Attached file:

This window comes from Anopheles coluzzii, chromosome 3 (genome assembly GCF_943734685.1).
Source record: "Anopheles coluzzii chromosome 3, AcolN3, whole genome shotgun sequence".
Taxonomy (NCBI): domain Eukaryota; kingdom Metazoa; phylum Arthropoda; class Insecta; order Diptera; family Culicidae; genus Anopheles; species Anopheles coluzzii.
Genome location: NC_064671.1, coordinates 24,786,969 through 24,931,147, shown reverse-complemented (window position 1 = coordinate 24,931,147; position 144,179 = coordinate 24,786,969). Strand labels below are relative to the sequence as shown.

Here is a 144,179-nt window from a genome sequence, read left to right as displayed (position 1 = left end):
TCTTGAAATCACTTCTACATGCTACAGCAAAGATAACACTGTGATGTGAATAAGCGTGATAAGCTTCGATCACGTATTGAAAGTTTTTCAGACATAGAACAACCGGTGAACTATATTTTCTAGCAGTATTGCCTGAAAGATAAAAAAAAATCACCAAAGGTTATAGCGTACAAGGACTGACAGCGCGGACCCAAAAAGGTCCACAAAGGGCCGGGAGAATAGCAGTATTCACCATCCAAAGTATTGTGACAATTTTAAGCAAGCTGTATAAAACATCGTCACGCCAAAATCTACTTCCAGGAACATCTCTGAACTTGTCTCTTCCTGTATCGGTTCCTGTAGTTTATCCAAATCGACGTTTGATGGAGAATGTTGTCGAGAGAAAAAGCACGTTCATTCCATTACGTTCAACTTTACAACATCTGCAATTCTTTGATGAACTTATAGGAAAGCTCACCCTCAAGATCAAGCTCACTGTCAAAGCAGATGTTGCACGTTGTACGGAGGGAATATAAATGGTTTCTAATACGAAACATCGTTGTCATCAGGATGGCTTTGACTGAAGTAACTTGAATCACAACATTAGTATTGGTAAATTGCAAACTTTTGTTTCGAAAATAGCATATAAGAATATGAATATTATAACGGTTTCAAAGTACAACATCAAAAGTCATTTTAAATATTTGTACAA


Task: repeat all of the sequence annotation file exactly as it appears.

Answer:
This window comes from Anopheles coluzzii, chromosome 3 (genome assembly GCF_943734685.1).
Source record: "Anopheles coluzzii chromosome 3, AcolN3, whole genome shotgun sequence".
Taxonomy (NCBI): domain Eukaryota; kingdom Metazoa; phylum Arthropoda; class Insecta; order Diptera; family Culicidae; genus Anopheles; species Anopheles coluzzii.
Genome location: NC_064671.1, coordinates 24,786,969 through 24,931,147, shown reverse-complemented (window position 1 = coordinate 24,931,147; position 144,179 = coordinate 24,786,969). Strand labels below are relative to the sequence as shown.

Here is a 144,179-nt window from a genome sequence, read left to right as displayed (position 1 = left end):
TCTTGAAATCACTTCTACATGCTACAGCAAAGATAACACTGTGATGTGAATAAGCGTGATAAGCTTCGATCACGTATTGAAAGTTTTTCAGACATAGAACAACCGGTGAACTATATTTTCTAGCAGTATTGCCTGAAAGATAAAAAAAAATCACCAAAGGTTATAGCGTACAAGGACTGACAGCGCGGACCCAAAAAGGTCCACAAAGGGCCGGGAGAATAGCAGTATTCACCATCCAAAGTATTGTGACAATTTTAAGCAAGCTGTATAAAACATCGTCACGCCAAAATCTACTTCCAGGAACATCTCTGAACTTGTCTCTTCCTGTATCGGTTCCTGTAGTTTATCCAAATCGACGTTTGATGGAGAATGTTGTCGAGAGAAAAAGCACGTTCATTCCATTACGTTCAACTTTACAACATCTGCAATTCTTTGATGAACTTATAGGAAAGCTCACCCTCAAGATCAAGCTCACTGTCAAAGCAGATGTTGCACGTTGTACGGAGGGAATATAAATGGTTTCTAATACGAAACATCGTTGTCATCAGGATGGCTTTGACTGAAGTAACTTGAATCACAACATTAGTATTGGTAAATTGCAAACTTTTGTTTCGAAAATAGCATATAAGAATATGAATATTATAACGGTTTCAAAGTACAACATCAAAAGTCATTTTAAATATTTGTACAA